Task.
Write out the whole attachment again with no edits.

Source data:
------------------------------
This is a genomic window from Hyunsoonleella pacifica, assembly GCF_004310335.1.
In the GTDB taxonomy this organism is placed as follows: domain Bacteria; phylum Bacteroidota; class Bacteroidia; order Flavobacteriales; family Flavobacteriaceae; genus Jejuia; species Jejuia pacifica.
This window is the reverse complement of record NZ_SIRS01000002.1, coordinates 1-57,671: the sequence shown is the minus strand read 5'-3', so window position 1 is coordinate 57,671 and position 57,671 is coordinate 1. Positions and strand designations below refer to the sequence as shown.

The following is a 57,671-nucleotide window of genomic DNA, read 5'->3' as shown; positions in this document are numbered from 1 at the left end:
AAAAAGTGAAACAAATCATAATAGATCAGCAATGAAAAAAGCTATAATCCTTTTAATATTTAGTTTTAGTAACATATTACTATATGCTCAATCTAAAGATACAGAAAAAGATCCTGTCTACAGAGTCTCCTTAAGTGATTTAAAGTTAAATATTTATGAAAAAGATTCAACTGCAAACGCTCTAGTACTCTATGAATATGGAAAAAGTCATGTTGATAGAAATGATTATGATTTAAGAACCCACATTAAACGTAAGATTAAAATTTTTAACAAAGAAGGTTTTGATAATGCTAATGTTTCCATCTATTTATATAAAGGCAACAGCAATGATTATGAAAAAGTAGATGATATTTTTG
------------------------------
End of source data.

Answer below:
This is a genomic window from Hyunsoonleella pacifica, assembly GCF_004310335.1.
In the GTDB taxonomy this organism is placed as follows: domain Bacteria; phylum Bacteroidota; class Bacteroidia; order Flavobacteriales; family Flavobacteriaceae; genus Jejuia; species Jejuia pacifica.
This window is the reverse complement of record NZ_SIRS01000002.1, coordinates 1-57,671: the sequence shown is the minus strand read 5'-3', so window position 1 is coordinate 57,671 and position 57,671 is coordinate 1. Positions and strand designations below refer to the sequence as shown.

The following is a 57,671-nucleotide window of genomic DNA, read 5'->3' as shown; positions in this document are numbered from 1 at the left end:
AAAAAGTGAAACAAATCATAATAGATCAGCAATGAAAAAAGCTATAATCCTTTTAATATTTAGTTTTAGTAACATATTACTATATGCTCAATCTAAAGATACAGAAAAAGATCCTGTCTACAGAGTCTCCTTAAGTGATTTAAAGTTAAATATTTATGAAAAAGATTCAACTGCAAACGCTCTAGTACTCTATGAATATGGAAAAAGTCATGTTGATAGAAATGATTATGATTTAAGAACCCACATTAAACGTAAGATTAAAATTTTTAACAAAGAAGGTTTTGATAATGCTAATGTTTCCATCTATTTATATAAAGGCAACAGCAATGATTATGAAAAAGTAGATGATATTTTTG